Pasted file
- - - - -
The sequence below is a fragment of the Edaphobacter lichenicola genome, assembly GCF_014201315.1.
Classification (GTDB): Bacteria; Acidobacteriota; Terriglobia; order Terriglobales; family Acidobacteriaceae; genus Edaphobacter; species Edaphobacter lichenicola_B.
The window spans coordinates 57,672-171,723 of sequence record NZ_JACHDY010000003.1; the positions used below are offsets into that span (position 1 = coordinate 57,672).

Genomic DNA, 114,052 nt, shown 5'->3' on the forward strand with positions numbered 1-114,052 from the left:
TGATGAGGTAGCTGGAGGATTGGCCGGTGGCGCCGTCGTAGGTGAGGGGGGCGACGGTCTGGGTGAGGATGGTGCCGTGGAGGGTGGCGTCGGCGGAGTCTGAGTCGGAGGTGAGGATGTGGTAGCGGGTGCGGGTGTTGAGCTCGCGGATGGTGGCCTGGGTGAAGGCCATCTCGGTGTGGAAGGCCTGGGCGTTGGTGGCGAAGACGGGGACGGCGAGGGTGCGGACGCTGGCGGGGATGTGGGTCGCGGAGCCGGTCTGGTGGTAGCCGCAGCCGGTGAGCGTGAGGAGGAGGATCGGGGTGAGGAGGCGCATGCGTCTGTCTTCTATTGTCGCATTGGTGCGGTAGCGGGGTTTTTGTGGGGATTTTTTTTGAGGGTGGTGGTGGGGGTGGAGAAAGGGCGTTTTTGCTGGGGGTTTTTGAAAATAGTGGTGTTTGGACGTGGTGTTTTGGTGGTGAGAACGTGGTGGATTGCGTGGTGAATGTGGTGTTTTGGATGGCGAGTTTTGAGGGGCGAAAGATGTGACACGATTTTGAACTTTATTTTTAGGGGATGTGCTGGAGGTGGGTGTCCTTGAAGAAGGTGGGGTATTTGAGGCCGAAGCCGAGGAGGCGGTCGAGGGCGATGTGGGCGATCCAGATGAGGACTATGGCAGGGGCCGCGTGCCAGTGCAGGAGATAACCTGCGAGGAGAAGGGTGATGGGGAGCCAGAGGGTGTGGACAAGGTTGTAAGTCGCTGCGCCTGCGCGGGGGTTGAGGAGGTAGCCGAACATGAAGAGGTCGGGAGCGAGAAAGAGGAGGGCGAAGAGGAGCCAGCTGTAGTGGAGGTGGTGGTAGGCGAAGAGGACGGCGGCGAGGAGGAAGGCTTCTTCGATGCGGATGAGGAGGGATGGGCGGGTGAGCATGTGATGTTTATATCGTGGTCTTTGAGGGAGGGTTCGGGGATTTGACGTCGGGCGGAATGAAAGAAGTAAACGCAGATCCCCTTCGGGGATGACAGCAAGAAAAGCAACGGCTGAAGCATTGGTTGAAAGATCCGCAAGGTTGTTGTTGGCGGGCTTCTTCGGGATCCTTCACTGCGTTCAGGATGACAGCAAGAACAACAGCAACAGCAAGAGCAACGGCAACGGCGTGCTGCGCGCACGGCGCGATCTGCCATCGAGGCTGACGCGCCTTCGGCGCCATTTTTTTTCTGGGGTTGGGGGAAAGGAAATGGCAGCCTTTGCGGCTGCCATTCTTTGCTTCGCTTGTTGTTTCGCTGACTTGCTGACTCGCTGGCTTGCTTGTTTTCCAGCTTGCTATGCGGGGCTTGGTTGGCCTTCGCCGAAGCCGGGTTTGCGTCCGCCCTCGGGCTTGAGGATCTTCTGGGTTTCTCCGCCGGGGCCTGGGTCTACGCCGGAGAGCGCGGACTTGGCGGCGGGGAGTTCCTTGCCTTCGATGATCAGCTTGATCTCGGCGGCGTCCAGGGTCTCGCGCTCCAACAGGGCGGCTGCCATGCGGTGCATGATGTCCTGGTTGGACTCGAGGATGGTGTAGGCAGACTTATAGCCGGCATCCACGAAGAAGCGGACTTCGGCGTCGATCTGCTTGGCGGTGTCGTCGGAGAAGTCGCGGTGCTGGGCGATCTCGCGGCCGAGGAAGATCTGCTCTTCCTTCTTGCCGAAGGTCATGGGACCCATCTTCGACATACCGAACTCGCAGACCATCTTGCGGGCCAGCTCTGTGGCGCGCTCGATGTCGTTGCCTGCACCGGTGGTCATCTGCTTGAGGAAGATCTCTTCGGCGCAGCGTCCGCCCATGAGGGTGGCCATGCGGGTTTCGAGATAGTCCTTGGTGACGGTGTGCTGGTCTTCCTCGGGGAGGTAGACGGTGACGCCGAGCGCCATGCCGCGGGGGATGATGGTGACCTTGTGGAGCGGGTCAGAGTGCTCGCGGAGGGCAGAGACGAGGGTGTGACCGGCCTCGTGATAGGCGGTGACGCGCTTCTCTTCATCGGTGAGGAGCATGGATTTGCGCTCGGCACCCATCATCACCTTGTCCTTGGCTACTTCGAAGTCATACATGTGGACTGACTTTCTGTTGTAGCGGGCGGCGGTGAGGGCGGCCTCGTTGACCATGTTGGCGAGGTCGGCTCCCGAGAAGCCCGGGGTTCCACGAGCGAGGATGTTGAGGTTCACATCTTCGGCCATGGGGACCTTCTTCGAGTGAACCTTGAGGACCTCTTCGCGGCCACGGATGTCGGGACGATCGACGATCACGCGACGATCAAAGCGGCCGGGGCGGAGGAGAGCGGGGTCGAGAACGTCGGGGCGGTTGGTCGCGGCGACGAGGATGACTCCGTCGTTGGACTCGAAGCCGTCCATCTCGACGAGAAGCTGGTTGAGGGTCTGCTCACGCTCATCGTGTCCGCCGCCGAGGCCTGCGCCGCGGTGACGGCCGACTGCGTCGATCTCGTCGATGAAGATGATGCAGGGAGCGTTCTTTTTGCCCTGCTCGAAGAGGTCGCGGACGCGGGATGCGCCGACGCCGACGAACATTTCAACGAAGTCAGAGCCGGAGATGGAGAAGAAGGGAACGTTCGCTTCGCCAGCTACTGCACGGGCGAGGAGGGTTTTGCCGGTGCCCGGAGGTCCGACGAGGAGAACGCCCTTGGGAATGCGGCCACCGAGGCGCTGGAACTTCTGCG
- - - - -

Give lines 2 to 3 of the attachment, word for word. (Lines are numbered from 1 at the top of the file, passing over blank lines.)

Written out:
Classification (GTDB): Bacteria; Acidobacteriota; Terriglobia; order Terriglobales; family Acidobacteriaceae; genus Edaphobacter; species Edaphobacter lichenicola_B.
The window spans coordinates 57,672-171,723 of sequence record NZ_JACHDY010000003.1; the positions used below are offsets into that span (position 1 = coordinate 57,672).